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LETTER: Minnesota roads still need Minnesota dollars

Late last week, a significant transportation event occurred without a lot of fanfare.

On Dec. 6, President Barack Obama signed into law a five-year federal transportation funding bill. It is called the FAST Act, with FAST standing for Fixing America’s Surface Transportation. It provides $281 billion for transportation across the nation over the next five years.

For Minnesota, the amount of federal funding will increase by 5 percent this year and more than 2 percent a year for each of the next four years.

It is a significant accomplishment, and I want to thank the members of our congressional delegation, who worked very hard to build this legislation and get it passed.

Federal funding is a key component in maintaining Minnesota’s transportation system. Federal funding helps support our interstate system as well as a number of local roadways. It also is a key element in funding transit and safety projects.

At MnDOT, we are very grateful for the work our congressional delegation has done to ensure that federal funding will be predictable into the future. It will make us more effective in our jobs and let us better serve the traveling public.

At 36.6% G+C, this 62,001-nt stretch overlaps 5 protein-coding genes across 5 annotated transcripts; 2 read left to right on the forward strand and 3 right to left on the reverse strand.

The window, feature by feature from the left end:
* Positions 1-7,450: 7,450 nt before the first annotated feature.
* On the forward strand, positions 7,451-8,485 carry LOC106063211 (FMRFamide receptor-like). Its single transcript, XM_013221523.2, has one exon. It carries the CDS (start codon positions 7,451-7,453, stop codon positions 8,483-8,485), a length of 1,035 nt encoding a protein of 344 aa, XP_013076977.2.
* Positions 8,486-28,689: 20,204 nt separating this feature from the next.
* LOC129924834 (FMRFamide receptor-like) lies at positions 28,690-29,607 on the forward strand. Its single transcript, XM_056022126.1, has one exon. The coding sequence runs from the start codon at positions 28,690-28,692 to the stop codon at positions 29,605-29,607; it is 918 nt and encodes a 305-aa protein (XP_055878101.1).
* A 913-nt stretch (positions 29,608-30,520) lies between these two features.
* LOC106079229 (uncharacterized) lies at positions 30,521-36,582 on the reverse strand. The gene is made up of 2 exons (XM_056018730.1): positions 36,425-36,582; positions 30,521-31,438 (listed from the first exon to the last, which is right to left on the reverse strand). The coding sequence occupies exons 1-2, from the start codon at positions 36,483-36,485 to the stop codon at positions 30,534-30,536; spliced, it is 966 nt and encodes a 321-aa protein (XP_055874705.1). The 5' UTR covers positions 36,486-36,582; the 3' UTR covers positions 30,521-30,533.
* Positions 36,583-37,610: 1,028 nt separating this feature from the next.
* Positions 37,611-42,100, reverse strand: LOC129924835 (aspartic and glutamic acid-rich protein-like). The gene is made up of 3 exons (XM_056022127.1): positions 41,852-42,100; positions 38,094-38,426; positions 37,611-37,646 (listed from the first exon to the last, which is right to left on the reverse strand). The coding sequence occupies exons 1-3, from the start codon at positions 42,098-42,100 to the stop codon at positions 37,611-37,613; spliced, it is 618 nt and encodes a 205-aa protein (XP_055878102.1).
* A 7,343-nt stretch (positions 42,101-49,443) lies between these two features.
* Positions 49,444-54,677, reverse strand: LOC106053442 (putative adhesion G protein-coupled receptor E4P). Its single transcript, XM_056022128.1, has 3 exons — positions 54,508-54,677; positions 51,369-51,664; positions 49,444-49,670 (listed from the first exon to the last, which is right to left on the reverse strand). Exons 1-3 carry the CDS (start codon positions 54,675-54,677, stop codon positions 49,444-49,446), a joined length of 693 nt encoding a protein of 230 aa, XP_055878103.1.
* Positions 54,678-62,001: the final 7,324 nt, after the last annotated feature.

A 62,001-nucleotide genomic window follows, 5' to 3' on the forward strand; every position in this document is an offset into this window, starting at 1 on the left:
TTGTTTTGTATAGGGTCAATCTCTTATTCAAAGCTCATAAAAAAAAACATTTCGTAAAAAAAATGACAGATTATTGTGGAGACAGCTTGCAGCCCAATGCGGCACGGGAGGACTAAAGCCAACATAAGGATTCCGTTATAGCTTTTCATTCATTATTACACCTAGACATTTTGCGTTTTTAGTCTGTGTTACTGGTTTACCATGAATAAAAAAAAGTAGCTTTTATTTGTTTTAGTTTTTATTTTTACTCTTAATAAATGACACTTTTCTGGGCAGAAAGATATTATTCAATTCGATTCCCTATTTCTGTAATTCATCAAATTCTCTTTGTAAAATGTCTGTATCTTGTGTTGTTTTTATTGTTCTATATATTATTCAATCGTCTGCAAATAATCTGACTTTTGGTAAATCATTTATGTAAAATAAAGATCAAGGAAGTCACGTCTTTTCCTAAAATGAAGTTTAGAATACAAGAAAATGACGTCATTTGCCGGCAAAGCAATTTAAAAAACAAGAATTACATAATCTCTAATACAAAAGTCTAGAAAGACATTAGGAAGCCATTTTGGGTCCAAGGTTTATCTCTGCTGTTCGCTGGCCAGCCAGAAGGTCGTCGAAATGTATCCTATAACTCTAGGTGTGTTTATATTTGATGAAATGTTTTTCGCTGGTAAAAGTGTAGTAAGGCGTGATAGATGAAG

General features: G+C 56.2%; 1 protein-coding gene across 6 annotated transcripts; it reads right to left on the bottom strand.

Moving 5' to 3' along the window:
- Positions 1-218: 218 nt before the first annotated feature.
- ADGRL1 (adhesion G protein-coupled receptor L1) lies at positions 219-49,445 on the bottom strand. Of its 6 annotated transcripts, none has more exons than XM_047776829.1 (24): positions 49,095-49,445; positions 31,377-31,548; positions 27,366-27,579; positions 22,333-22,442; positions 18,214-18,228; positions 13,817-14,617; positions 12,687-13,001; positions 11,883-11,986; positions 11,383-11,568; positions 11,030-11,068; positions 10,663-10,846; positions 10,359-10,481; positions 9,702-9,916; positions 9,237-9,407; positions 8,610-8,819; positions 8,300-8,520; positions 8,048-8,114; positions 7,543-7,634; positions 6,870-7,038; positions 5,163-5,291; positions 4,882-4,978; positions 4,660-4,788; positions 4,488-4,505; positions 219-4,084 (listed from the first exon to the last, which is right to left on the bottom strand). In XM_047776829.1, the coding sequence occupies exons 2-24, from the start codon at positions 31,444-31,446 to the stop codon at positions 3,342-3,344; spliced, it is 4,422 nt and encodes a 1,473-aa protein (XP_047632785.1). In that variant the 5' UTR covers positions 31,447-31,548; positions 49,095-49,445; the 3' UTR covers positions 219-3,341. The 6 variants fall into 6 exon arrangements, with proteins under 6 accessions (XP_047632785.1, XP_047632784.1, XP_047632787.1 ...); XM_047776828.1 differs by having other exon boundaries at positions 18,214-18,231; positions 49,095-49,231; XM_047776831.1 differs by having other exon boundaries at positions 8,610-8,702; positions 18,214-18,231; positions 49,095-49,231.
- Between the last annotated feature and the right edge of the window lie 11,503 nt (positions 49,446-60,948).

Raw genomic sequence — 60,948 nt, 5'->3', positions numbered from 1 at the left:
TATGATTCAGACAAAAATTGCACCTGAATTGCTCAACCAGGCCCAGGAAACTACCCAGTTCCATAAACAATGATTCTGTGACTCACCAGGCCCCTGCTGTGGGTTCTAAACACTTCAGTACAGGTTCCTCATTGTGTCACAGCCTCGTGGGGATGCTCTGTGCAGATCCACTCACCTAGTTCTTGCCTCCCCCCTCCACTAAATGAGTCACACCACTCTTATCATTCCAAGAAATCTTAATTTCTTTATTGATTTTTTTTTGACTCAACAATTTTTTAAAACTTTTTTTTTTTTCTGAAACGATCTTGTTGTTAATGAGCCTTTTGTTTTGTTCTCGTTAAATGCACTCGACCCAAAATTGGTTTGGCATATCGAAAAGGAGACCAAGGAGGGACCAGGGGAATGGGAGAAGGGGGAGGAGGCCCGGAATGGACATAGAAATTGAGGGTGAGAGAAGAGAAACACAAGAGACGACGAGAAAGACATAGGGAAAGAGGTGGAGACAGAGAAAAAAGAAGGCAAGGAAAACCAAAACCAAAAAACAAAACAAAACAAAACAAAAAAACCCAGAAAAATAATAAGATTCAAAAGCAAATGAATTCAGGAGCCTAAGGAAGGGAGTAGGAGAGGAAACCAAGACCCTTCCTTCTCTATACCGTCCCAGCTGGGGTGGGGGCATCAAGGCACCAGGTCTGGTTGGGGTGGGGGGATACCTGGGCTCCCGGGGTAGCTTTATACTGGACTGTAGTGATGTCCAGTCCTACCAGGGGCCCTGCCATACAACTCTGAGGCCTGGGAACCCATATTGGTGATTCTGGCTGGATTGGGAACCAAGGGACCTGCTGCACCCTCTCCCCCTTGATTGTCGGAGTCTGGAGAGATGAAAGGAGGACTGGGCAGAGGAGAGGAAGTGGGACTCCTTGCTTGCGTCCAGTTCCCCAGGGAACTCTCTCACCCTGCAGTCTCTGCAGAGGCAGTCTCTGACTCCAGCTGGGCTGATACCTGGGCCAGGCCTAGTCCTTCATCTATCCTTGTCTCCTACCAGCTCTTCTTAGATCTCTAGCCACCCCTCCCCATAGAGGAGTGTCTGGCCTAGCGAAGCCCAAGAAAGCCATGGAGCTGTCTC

Now, Minnesota needs to step up and do its part. While the federal funding is an important part of our success, it is not the only source of funding.

When we build our Minnesota State Highway Investment plan, we project the revenue we will get over the next 20 years. These projections include anticipated federal funding.

Based on our latest projections, we anticipate that the state will be $16.3 billion short over 20 years if we want to maintain an economically competitive system, which means pavements that are not crumbling and bridges that are in good repair. It means safe roadways that support a strong and vibrant Minnesota economy.

So, it is time for our state Legislature to step up to the plate. We will all have to work together to ensure that we have the transportation funding we need to travel into a bright and economically sound future.

Congress has done its part. Now, it’s our turn.

Charlie Zelle

St. Paul

Zelle is commissioner of the Minnesota Department of Transportation.


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